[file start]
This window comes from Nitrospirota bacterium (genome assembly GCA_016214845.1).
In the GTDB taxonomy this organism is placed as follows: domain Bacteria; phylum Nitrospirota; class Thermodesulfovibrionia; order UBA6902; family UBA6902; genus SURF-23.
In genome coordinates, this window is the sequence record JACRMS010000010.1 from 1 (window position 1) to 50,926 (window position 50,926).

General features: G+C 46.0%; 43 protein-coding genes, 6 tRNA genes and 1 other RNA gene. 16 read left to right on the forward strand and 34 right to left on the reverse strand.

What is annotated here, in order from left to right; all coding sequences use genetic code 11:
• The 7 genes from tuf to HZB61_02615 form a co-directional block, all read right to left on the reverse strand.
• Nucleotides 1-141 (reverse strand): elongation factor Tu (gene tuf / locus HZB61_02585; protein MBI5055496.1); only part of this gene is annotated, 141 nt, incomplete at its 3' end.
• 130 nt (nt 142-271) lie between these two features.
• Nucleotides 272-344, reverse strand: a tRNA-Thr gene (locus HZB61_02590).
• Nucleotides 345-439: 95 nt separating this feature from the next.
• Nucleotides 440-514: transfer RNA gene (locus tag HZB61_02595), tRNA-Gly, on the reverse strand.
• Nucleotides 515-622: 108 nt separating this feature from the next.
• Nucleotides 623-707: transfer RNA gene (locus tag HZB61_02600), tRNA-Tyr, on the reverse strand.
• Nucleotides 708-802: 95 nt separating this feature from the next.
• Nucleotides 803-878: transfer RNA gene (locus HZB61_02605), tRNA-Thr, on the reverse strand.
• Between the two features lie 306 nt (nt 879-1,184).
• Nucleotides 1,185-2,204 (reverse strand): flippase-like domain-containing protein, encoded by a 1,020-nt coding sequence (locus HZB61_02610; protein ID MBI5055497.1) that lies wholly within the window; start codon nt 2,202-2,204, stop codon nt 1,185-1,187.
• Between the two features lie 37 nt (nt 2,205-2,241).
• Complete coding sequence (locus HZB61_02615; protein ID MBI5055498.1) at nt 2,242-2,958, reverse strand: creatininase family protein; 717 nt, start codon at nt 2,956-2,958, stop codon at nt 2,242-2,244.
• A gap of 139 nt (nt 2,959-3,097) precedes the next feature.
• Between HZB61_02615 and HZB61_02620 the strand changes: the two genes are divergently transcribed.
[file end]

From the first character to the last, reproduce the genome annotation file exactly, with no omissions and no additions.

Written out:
This window comes from Nitrospirota bacterium (genome assembly GCA_016214845.1).
In the GTDB taxonomy this organism is placed as follows: domain Bacteria; phylum Nitrospirota; class Thermodesulfovibrionia; order UBA6902; family UBA6902; genus SURF-23.
In genome coordinates, this window is the sequence record JACRMS010000010.1 from 1 (window position 1) to 50,926 (window position 50,926).

General features: G+C 46.0%; 43 protein-coding genes, 6 tRNA genes and 1 other RNA gene. 16 read left to right on the forward strand and 34 right to left on the reverse strand.

What is annotated here, in order from left to right; all coding sequences use genetic code 11:
• The 7 genes from tuf to HZB61_02615 form a co-directional block, all read right to left on the reverse strand.
• Nucleotides 1-141 (reverse strand): elongation factor Tu (gene tuf / locus HZB61_02585; protein MBI5055496.1); only part of this gene is annotated, 141 nt, incomplete at its 3' end.
• 130 nt (nt 142-271) lie between these two features.
• Nucleotides 272-344, reverse strand: a tRNA-Thr gene (locus HZB61_02590).
• Nucleotides 345-439: 95 nt separating this feature from the next.
• Nucleotides 440-514: transfer RNA gene (locus tag HZB61_02595), tRNA-Gly, on the reverse strand.
• Nucleotides 515-622: 108 nt separating this feature from the next.
• Nucleotides 623-707: transfer RNA gene (locus tag HZB61_02600), tRNA-Tyr, on the reverse strand.
• Nucleotides 708-802: 95 nt separating this feature from the next.
• Nucleotides 803-878: transfer RNA gene (locus HZB61_02605), tRNA-Thr, on the reverse strand.
• Between the two features lie 306 nt (nt 879-1,184).
• Nucleotides 1,185-2,204 (reverse strand): flippase-like domain-containing protein, encoded by a 1,020-nt coding sequence (locus HZB61_02610; protein ID MBI5055497.1) that lies wholly within the window; start codon nt 2,202-2,204, stop codon nt 1,185-1,187.
• Between the two features lie 37 nt (nt 2,205-2,241).
• Complete coding sequence (locus HZB61_02615; protein ID MBI5055498.1) at nt 2,242-2,958, reverse strand: creatininase family protein; 717 nt, start codon at nt 2,956-2,958, stop codon at nt 2,242-2,244.
• A gap of 139 nt (nt 2,959-3,097) precedes the next feature.
• Between HZB61_02615 and HZB61_02620 the strand changes: the two genes are divergently transcribed.